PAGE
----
Deflationary money is a Good Thing

Deflationary money is a Good Thing

Original Postby ajtowns

Posted on: December 1, 2023 09:22 UTC

Understanding the dynamics of a free market in response to government-mandated exchange rates requires an appreciation of the underlying mechanics of supply and demand.

In a scenario where there is a mandated exchange rate, typically enforced by a country's government, this rate dictates the value of the local currency in terms of another currency, such as dollars. However, the actual flow of the market—particularly in the case of an oversupply or undersupply of dollars—may not align with these set rates.

When there is no real supply of dollars, but rather a conversion rate applied to another currency or asset like Bitcoin (BTC), the situation becomes analogous to stating that "$x$ dollars is simply $r*x$ BTC," where $r$ represents the exchange rate between dollars and BTC. This theoretical rate does not necessarily dictate market behavior because traders will act based on the actual availability and demand for dollars versus BTC. If traders are unable to purchase dollars at the government-mandated rate due to a scarcity, they may be willing to pay more, thereby driving up the price above the official rate. Conversely, if dollars are abundant but demand is low, the market value could fall below the mandated rate.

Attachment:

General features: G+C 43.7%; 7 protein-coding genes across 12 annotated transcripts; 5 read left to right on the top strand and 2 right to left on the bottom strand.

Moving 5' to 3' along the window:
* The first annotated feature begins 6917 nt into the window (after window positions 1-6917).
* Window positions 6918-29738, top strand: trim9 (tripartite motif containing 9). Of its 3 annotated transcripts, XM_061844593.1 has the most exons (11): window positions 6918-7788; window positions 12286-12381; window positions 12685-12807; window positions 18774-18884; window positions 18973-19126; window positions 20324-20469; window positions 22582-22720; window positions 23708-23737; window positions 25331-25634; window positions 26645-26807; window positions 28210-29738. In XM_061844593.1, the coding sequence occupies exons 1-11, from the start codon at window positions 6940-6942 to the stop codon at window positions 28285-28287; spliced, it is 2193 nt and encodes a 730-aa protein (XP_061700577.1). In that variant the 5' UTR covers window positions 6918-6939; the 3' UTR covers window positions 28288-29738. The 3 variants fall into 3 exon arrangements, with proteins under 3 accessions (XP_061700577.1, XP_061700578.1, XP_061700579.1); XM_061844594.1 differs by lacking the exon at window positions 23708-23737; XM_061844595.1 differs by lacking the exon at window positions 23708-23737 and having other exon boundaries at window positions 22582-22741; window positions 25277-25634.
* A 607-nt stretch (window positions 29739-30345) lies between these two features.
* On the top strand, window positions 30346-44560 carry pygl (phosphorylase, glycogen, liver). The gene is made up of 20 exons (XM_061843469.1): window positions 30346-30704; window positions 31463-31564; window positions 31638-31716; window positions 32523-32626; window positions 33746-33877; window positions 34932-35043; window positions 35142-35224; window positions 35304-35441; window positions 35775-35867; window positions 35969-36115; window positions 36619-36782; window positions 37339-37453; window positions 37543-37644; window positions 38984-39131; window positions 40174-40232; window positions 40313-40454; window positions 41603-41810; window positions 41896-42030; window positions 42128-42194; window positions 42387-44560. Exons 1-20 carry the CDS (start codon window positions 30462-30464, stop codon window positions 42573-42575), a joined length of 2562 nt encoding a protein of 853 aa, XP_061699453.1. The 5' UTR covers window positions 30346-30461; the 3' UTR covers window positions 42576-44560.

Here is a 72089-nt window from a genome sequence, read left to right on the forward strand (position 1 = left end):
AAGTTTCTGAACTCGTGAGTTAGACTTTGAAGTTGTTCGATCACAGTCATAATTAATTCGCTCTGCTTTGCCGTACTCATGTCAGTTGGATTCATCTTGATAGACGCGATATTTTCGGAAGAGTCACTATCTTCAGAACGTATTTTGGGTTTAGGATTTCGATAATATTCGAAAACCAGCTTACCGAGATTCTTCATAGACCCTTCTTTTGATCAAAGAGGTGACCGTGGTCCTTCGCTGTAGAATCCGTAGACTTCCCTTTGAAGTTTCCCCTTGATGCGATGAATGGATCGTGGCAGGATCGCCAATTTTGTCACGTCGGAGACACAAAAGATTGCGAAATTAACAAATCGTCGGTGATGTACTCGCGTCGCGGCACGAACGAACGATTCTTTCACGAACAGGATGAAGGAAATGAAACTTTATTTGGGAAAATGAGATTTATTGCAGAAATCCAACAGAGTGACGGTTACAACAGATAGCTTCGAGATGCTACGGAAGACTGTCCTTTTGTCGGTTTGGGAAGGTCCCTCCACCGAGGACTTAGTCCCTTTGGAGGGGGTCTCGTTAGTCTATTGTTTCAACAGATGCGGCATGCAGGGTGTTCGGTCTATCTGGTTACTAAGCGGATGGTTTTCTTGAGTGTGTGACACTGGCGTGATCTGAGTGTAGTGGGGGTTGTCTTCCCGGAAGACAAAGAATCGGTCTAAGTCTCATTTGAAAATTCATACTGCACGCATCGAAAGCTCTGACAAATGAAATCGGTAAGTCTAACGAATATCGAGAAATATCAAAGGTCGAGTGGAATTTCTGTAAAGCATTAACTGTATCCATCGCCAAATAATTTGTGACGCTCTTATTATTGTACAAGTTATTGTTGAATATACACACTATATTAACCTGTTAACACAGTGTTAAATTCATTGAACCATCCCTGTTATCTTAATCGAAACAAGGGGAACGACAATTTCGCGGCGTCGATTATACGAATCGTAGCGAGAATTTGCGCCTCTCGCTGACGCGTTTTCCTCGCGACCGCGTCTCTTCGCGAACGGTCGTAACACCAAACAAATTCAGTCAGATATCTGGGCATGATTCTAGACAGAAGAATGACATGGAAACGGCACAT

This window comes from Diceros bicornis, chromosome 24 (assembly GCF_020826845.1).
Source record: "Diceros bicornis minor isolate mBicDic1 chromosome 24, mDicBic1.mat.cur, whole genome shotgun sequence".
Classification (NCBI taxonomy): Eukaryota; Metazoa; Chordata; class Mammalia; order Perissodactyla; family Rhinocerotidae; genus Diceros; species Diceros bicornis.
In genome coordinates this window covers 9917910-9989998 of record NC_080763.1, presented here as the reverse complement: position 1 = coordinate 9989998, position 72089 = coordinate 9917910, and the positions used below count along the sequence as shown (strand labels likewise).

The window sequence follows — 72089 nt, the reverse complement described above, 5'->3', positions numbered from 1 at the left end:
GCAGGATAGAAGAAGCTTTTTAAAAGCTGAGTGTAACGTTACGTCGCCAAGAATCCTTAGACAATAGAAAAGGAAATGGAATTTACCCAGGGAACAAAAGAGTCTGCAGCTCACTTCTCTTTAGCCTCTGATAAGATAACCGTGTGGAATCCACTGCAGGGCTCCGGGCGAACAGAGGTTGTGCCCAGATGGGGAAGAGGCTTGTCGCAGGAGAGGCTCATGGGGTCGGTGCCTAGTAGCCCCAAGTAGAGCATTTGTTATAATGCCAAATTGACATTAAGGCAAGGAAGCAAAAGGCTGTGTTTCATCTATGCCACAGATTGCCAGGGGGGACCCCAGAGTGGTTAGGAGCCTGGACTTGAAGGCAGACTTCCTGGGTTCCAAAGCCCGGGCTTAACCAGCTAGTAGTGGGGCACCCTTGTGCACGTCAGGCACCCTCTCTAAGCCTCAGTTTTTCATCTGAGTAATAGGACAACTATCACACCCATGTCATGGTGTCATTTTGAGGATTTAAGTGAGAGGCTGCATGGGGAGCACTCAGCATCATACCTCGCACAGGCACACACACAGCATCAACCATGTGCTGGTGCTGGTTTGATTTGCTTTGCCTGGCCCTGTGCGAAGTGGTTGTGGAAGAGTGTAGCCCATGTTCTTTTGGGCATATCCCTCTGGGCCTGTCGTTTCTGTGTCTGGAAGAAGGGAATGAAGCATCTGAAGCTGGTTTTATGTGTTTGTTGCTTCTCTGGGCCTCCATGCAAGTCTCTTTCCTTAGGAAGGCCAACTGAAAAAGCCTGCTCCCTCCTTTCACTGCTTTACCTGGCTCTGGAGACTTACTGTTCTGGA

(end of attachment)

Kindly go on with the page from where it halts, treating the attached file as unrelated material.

Market forces often reflect the reality of economic conditions, including factors like inflation, confidence in the local currency, and global economic trends, which can all influence whether the free market adheres to or deviates from a government-mandated exchange rate. In essence, while a government can decree a fixed rate of exchange, the free market ultimately responds to the actual supply and demand for currencies involved.